California Mayor explains plastic bag ban

Larry Bragman, Mayor of Fairfax, CA, worked with fellow Green Party city council representative Lew Tremaine to pass a city ordinance banning the use of plastic carrying bags. In the front page video, Bragman explains what role San Francisco taking this first step had in emboldening the city to protect the environment, and how pointing out the cost to rubbish haulers for carrying these non-biodegradable to the landfill brought the trash haulers to support the ban. Polidoc Productions is responsible for this and many other fine Green Party oriented videos.

To watch a video of Larry Bragman and Lew Tremaine at a Green Party of California press conference, click the article headline.

This video comes from the efforts of Mike Feinstein

Green Party Watch News Network

Green activists reporting on Green Party candidates, chapters, committees and issues.


  1. The EPA was quoted in an interview saying…”consumers shouldn’t stress too much, as long as they’re recycling or reusing store bags, said Chris Newman, an environmental scientist with the U.S. Environmental Protection Agency.”


    Did you know that the Australian government actually retracted its quote that 100,000 marine animals are killed by plastic bags each year because the story actually states that plastic fishing debris (mainly abandoned nets) was the cause?


    Also did you know that the majority US plastic bags are made from natural gas and not oil?

    For facts and links to the studies about plastic bags and the environment that started it all, as well as environmental shopping strategies and a survey of plastic bag knowledge…please visit


    Watch a plastic recycling emercial at


  2. I found it fascinating that the town council’s initial efforts to ban plastic shopping bags in retail locations was arrested by lawsuits launched by two plastic bag production companies, on the grounds that an environmental impact report had not been conducted.

    (Thanks for highlighting our work Greg.)

  3. I find it fascinating that there is an industry built on defending the plastic bag industry that is using “environmental issues” to defend it.

    Defend this: everywhere I walk and drive I see plastic bags hanging from trees and bushes like Christmas decorations, blowing across the road, perched on roof tops, hiding on school playgrounds, etc. They are ugly. Blame the user, not the producer? Tell that to the tobacco industry.

    How is a disposable petroleum product better than a reusable cloth one?

    Kleenex – you’re next! Get out your hankies!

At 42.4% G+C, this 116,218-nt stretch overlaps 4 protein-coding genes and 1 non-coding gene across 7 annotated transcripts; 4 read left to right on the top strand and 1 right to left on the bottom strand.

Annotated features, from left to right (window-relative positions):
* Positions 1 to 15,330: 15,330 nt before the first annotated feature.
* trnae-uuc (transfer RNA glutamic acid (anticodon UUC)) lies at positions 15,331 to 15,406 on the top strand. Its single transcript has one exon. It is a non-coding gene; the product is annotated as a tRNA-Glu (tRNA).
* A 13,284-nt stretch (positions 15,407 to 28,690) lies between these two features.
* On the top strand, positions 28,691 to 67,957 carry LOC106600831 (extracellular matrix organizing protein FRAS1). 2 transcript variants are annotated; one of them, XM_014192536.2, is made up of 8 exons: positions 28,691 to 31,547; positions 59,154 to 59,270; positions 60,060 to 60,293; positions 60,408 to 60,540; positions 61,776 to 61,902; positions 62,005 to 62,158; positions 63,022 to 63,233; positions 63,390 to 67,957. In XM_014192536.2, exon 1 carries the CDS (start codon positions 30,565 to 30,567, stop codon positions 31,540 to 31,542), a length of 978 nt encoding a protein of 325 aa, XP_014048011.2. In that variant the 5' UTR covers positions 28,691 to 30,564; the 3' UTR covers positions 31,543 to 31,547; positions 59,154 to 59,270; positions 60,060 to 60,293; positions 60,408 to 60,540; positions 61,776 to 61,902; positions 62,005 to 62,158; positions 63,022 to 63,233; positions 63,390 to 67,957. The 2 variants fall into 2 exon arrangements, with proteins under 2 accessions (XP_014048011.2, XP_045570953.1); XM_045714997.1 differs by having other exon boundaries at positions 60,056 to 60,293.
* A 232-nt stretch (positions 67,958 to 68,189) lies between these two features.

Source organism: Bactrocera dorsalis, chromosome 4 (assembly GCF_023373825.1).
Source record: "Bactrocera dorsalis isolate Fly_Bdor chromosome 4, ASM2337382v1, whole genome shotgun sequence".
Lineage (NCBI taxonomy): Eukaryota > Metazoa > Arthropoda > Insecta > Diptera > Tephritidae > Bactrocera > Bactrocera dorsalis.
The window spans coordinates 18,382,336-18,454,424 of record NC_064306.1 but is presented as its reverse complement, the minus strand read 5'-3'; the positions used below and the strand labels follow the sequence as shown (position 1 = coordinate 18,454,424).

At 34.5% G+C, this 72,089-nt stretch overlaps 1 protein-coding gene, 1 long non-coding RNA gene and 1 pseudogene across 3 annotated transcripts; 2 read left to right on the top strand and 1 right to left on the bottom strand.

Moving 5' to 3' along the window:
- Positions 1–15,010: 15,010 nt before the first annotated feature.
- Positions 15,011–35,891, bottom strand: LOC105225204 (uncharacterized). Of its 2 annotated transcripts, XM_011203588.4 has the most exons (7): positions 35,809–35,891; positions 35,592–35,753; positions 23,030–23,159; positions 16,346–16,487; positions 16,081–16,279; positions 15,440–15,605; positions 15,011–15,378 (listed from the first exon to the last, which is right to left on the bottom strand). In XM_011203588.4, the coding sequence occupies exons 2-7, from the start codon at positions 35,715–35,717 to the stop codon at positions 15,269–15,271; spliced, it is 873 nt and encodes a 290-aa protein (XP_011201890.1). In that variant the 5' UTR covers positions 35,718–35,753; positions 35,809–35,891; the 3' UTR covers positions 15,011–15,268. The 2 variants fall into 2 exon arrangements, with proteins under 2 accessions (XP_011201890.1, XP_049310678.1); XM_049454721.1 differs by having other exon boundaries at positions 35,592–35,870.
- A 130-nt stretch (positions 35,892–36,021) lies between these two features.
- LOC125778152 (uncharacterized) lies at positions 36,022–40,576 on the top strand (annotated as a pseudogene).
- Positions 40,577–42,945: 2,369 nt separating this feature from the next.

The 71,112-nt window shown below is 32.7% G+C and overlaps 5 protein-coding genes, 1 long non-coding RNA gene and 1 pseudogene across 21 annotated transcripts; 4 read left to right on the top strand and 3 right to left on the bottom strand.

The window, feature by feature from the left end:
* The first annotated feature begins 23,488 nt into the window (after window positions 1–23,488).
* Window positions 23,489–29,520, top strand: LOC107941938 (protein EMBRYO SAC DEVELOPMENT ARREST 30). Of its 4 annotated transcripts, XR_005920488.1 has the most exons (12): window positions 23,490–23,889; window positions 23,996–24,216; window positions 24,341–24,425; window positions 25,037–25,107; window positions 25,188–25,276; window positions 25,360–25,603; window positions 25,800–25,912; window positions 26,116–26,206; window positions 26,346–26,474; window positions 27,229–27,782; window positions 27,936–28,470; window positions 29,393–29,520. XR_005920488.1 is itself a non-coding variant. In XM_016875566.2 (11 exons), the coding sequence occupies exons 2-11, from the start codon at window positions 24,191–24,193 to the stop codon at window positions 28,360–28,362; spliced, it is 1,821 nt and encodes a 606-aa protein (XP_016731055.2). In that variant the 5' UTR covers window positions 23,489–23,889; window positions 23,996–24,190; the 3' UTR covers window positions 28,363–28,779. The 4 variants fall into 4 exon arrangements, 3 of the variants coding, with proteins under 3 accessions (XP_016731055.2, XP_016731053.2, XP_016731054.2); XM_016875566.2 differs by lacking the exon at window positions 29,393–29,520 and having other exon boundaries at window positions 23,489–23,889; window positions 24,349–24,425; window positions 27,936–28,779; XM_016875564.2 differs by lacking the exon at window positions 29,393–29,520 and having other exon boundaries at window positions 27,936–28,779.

4. Did you that plastic is a petro-chemical product? That it is made from oil or, as “[Un]Clear Perspective” points out, natural gas? Is that how we should be using those resources? For a moment of convenience followed by an eternity of ‘blowing across the road?’

    I think not.

    Keep a couple of cloth bags in your car and carry them with you into the store.

  5. Plastic is indeed petro-chemical, whether coming from natural gas or oil, BUT it’s not raw oil or raw natural gas that is being used. Oil and gas are refined to create fuels, and other byproducts are made in the process. The vast majority of petrolium is useds as fuel. Plastic, ALL plastic accounts for less than 3% of our oil consumption. Even considering that plastic bags have oil/gas as a raw material, paper production consumes many times as much oil in production, recycling and transportation than plastic. There’s more to a product than what it is made from.

    So switching to paper, as San Francisco has done, causes a much higer dependance on oil, as well as creating many times the greenhouse gasses and water pollution. These are facts. Another fact is that the SF ban did nothing to stop littering there.

    To put it in perspective (something the anti-bag folks either hate or don’t understand), the average person uses about 500 bags a year. That is the oil equivanent of about half a gallon of gas. It’s pretty insignificant. It’s also widely stated that the US uses 12 million barrels of oil each year for plastic bags, which sounds like a lot until you realize that we consume almost twice that much oil every day just in the US.

    The biggest problem is litter, and you don’t stop littering by banning the things that get littered. It’s a behavior issue -stop PEOPLE from littering. Here in Seattle I look for bags blowing down the street (I hear that they are everywhere) and I very very seldom see even one. I do see lots of cigarett butts, fast food wrappers, broken glass, soda cans, and candy wrappers… maybe all those products should be banned too…

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